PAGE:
May 16th, 2012
06:01 PM ET

Overheard on CNN.com: Who deserves a Medal of Honor?

Editor's note: This post is part of the Overheard on CNN.com series, a regular feature that examines interesting comments and thought-provoking conversations posted by the community.

A teary-eyed Rose Mary Sabo Brown accepted the Medal of Honor from President Barack Obama at a ceremony Tuesday that commemorated the dying act of her husband, Army Spc. Leslie Sabo Jr., during the Vietnam War.

The bestowal of the military’s highest award 42 years after Sabo sacrificed his own life in a spray of enemy fire and two grenade blasts in Cambodia, saving the lives of his fellow servicemen, sparked an emotional conversation among CNN.com readers who had this to say:

The Medal of Honor: What is it?

Some readers said they thought Sabo deserved the honor.

Westsacvoice: “Touching story about a foot soldier's sacrifice and efforts that helped save a lot of his comrades. We need more of these types of folks and not just in the military.”

Others questioned what merits a military award.

Bob: “Now this is a REAL honor - not like those other awards they give to anyone who stumbles and gets a skinned knee, just because it happened in a ‘war zone.’ ”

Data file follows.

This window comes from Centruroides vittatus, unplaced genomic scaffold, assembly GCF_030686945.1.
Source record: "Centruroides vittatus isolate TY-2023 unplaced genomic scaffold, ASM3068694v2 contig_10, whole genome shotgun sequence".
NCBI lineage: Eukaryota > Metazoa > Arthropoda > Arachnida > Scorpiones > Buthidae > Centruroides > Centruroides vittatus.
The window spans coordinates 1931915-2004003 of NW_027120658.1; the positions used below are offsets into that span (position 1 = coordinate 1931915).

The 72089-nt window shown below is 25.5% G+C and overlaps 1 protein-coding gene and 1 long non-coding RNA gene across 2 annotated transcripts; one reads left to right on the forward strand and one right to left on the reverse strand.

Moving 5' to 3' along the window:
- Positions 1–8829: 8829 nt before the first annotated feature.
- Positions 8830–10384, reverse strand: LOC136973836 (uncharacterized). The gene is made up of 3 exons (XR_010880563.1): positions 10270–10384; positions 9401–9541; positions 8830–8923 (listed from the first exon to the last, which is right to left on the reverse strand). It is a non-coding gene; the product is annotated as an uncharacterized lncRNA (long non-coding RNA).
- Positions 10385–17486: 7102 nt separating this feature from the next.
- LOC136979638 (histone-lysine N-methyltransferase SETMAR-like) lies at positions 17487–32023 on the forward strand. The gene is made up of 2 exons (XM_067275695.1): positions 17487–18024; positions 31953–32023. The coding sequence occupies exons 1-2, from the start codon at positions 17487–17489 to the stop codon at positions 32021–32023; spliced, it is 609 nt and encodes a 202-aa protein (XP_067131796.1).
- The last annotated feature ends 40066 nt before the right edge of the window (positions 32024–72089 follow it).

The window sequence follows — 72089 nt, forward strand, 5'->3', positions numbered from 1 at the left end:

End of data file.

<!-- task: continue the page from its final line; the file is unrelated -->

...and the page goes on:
Redeye Dog: "Military medals all have their place in recognizing the sacrifices of men and women who, although may have only ‘skinned their knee’ in a ‘war zone,’ they did so knowing their step forward was one most others would not take in harm's way. The fact is, medals serve people like you more than they serve the people whom they are awarded to.”

Transcript: Obama's remarks at Medal of Honor ceremony

Some readers question the meaning of a hero.

Venus52 8: "Why do they call people in the military heroes? I am kinda getting ill of the word. [I don't know] why, but I am. They always use these coined phrases that get on your nerves after awhile. Just call them by their name. Then we can decide if they are a hero or not. Some people come out of the military and kill their spouse or something terrible or the local park ranger or ... "

caneve: "I'm not sure if you're understanding the fact that 1) This soldier wasn't a paper pusher. He was an infantryman 2) He went above and beyond the call of duty. His actions that day are what coins him a hero, not just because he was in the military. Maybe one day you'll be able to grasp this concept."

What makes a hero?

 A service member: "The Medal of Honor isn't an award you seek. You aren't ‘brave’ or ‘heroic’ because you want to be. Medal of Honor recipients are folks who found themselves in a bad situation, and the odds were badly against them and odds are they died dealing with it. Those that survived did so by the grace of God, and the award of the Medal of Honor is the very least the country can do to acknowledge the impossible situations that the recipients faced.”